Schooling by tutors, professors, and, of course, the Professor, have rendered unto me an Exceptional Education. To this I also bring a Great Perception, as my mentor cultivated within me a tremendous love for inductive reasoning, which requires a meticulous attention to observed details in order to make accurate inferences. Although it is a learned skill, rather than any natural charm on my part, my Charisma is also Great when I need it to be. I have lived with one of the most villainous men of the age and learned to stand my ground, thus my Courage is Good. A regular need for ready money compelled me to turn my powers of observation and calculation to gaming, which I have become quite Good at [Gambling]. Sebastian Moran made me a Good marksman, and, as our victims never speak openly of the shameful details of how they were taken in, my guises still have friends in many far-flung corners, giving me Good Connections throughout society, and the Professor ensured my Social Graces were Good enough to keep those connections, not to mention not embarrass him. My chronic bronchitis, aside from being an excruciatingly slow death sentence (“As is life,” Major Moran used to say), has also left me with a Poor Physique and no aptitude for physical endeavors [Athletics]. The Professor also took pains to ensure that I would not be able to defend myself from his wrath with weapon [Fencing] or fist [Fisticuffs]. The rigorously empirical lifestyle I have led has resulted in a Poor understanding of wizards and their art [Sorcery]. I have specialized in a few areas to give myself an advantage. Taking Major Moran’s lessons, I applied them to becoming a superior pistol marksman [Marksmanship – Pistols]. Though my courage may be but a little better than any common man, I have mastered my face to the point that I rarely show a sign that fear has taken hold [Courage – Poker Face]. Finally, and perhaps to my eternal shame, though my ability to relate to others and put them at ease is Great, my ability to speak falsely with calm and sincerity is mighty enough to even occasionally fool the great Professor Moriarty [Charisma – Lying].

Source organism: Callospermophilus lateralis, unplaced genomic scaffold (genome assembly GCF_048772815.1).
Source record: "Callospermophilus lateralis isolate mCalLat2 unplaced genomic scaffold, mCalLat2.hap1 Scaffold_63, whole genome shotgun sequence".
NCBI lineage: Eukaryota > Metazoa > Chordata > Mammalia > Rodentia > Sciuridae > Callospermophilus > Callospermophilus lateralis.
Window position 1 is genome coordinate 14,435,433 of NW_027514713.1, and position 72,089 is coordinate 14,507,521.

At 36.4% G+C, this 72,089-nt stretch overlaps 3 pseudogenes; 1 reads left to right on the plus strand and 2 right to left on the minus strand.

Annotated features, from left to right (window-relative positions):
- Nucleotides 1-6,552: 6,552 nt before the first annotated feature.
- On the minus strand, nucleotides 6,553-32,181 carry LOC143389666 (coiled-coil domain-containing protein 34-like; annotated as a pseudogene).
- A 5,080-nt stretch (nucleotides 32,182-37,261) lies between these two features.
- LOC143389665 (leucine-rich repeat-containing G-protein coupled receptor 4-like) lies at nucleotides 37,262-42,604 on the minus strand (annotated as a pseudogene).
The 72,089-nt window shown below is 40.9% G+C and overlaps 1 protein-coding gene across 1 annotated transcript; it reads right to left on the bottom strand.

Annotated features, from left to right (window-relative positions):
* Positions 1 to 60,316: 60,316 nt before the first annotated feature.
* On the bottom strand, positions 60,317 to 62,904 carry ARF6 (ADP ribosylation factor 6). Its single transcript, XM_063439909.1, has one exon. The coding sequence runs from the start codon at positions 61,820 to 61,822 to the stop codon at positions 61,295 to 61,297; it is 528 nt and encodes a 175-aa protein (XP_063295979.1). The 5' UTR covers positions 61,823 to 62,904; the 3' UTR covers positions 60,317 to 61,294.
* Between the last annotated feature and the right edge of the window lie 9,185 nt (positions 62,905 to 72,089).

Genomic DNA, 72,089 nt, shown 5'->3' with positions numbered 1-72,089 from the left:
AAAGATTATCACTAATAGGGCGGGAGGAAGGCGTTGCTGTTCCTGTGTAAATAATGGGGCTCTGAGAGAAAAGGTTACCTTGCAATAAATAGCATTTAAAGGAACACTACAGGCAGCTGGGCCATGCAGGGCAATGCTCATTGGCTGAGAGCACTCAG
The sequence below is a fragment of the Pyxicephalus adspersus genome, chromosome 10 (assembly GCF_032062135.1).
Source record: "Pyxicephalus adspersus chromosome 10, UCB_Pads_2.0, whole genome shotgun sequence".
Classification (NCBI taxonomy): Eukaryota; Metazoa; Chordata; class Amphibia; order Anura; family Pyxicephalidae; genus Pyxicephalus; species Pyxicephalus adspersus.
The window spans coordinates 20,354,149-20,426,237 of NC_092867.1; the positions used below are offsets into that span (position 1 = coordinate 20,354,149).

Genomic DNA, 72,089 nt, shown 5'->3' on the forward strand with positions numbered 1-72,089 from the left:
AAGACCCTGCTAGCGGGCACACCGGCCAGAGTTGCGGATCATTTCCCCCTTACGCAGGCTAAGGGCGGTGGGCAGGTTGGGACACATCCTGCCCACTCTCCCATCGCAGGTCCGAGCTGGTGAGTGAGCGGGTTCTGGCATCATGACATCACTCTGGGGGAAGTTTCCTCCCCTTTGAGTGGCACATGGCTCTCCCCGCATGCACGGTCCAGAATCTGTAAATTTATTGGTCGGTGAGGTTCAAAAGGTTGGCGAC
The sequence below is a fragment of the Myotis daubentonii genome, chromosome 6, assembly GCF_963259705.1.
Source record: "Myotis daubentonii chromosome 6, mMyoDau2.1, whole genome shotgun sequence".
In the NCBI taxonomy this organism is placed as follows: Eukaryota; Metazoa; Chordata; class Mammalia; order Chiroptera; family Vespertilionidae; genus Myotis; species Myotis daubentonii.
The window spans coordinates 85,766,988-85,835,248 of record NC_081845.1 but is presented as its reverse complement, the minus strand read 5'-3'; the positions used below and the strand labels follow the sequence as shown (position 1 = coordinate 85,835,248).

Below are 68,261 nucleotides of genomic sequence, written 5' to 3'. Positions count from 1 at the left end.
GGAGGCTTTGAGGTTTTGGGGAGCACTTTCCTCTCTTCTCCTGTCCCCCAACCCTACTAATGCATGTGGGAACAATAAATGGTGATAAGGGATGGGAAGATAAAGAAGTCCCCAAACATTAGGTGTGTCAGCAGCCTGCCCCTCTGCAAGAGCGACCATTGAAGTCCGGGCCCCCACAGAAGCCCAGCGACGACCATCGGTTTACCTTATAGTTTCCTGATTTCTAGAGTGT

In my final act for the Professor, I turned the world I had come from, one that I had no recollection of, into a tableaux of horror. I had been playing the role of Chemical Engineer for about three weeks, roping in Lord Jeremiah Parkes, son of Lord Robert Ashburton Parkes. We were setting him up to purchase a “docility gas” that could be used by guards at the Leeds Industrial Chemical Works plant to calm rioting workers. I had mixed a chemical that I thought would do the trick, but it dispersed so quickly in the air that you would need to feed it through a breathing apparatus for it to have any real effect. We had made off with nearly a million pounds of the Steam Lord’s money and were about to accomplish the denouement of our scam, wherein the gas fails and we have to flee the riot with Parkes’s money, when Moriarty surprised me – either he or one of his minions had improved on my design with a mechanical aerosol device that kept the formula sufficiently concentrated. The riot calmed and the workers became as passive as sheep. To test its effectiveness, Parkes had two guards beat a man nearly to death. He didn’t even cry out. Soon the other guards launched into more horrible abuses and Parkes had to go restrain the thugs he used to keep order and there was an utterly unexpected sort of chaos, under the cover of which we made our escape. When I protested what we had done, Moriarty said he had uses for my formula, if it actually worked, so he had improved the delivery system. Then he told me that, had he not plucked me up in my childhood, I might have been one of the workers in that soporific fog, at which point he told me the story I related above about my childhood.